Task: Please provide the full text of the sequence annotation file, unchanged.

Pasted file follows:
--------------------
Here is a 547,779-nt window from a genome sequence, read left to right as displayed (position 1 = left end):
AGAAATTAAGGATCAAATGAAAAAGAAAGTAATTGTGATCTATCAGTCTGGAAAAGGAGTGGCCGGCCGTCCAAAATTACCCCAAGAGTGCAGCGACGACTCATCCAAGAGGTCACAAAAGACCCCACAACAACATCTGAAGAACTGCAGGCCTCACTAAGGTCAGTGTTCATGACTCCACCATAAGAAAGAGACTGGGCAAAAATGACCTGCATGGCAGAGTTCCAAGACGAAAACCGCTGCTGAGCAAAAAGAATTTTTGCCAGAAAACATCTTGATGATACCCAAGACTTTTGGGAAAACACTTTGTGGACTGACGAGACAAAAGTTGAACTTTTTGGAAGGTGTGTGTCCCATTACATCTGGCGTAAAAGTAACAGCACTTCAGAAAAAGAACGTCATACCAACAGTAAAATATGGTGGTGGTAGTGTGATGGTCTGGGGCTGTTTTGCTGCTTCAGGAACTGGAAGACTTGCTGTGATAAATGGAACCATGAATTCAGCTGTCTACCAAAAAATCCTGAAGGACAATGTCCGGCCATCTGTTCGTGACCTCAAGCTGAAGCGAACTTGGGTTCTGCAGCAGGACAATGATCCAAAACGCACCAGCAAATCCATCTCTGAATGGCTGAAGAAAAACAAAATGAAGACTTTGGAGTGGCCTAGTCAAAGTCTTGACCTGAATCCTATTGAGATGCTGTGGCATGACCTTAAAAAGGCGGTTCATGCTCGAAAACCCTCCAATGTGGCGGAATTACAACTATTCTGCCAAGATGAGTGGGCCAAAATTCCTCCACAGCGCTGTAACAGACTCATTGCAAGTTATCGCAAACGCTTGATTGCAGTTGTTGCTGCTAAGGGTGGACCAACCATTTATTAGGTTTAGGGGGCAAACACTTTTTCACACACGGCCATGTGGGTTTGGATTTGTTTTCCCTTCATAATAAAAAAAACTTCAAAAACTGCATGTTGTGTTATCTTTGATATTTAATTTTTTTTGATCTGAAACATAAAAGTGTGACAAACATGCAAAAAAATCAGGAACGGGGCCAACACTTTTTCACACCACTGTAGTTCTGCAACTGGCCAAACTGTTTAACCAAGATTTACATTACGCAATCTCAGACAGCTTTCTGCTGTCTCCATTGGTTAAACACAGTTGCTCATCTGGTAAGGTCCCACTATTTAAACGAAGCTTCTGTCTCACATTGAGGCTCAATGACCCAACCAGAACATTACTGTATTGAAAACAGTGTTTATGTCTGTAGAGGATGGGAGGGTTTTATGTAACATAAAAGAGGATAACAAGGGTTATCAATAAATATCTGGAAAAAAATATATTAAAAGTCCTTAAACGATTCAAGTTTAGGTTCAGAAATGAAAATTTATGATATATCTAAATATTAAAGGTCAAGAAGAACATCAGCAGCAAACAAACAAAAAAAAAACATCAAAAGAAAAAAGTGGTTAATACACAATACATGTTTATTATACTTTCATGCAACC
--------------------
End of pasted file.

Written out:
Here is a 547,779-nt window from a genome sequence, read left to right as displayed (position 1 = left end):
AGAAATTAAGGATCAAATGAAAAAGAAAGTAATTGTGATCTATCAGTCTGGAAAAGGAGTGGCCGGCCGTCCAAAATTACCCCAAGAGTGCAGCGACGACTCATCCAAGAGGTCACAAAAGACCCCACAACAACATCTGAAGAACTGCAGGCCTCACTAAGGTCAGTGTTCATGACTCCACCATAAGAAAGAGACTGGGCAAAAATGACCTGCATGGCAGAGTTCCAAGACGAAAACCGCTGCTGAGCAAAAAGAATTTTTGCCAGAAAACATCTTGATGATACCCAAGACTTTTGGGAAAACACTTTGTGGACTGACGAGACAAAAGTTGAACTTTTTGGAAGGTGTGTGTCCCATTACATCTGGCGTAAAAGTAACAGCACTTCAGAAAAAGAACGTCATACCAACAGTAAAATATGGTGGTGGTAGTGTGATGGTCTGGGGCTGTTTTGCTGCTTCAGGAACTGGAAGACTTGCTGTGATAAATGGAACCATGAATTCAGCTGTCTACCAAAAAATCCTGAAGGACAATGTCCGGCCATCTGTTCGTGACCTCAAGCTGAAGCGAACTTGGGTTCTGCAGCAGGACAATGATCCAAAACGCACCAGCAAATCCATCTCTGAATGGCTGAAGAAAAACAAAATGAAGACTTTGGAGTGGCCTAGTCAAAGTCTTGACCTGAATCCTATTGAGATGCTGTGGCATGACCTTAAAAAGGCGGTTCATGCTCGAAAACCCTCCAATGTGGCGGAATTACAACTATTCTGCCAAGATGAGTGGGCCAAAATTCCTCCACAGCGCTGTAACAGACTCATTGCAAGTTATCGCAAACGCTTGATTGCAGTTGTTGCTGCTAAGGGTGGACCAACCATTTATTAGGTTTAGGGGGCAAACACTTTTTCACACACGGCCATGTGGGTTTGGATTTGTTTTCCCTTCATAATAAAAAAAACTTCAAAAACTGCATGTTGTGTTATCTTTGATATTTAATTTTTTTTGATCTGAAACATAAAAGTGTGACAAACATGCAAAAAAATCAGGAACGGGGCCAACACTTTTTCACACCACTGTAGTTCTGCAACTGGCCAAACTGTTTAACCAAGATTTACATTACGCAATCTCAGACAGCTTTCTGCTGTCTCCATTGGTTAAACACAGTTGCTCATCTGGTAAGGTCCCACTATTTAAACGAAGCTTCTGTCTCACATTGAGGCTCAATGACCCAACCAGAACATTACTGTATTGAAAACAGTGTTTATGTCTGTAGAGGATGGGAGGGTTTTATGTAACATAAAAGAGGATAACAAGGGTTATCAATAAATATCTGGAAAAAAATATATTAAAAGTCCTTAAACGATTCAAGTTTAGGTTCAGAAATGAAAATTTATGATATATCTAAATATTAAAGGTCAAGAAGAACATCAGCAGCAAACAAACAAAAAAAAAACATCAAAAGAAAAAAGTGGTTAATACACAATACATGTTTATTATACTTTCATGCAACC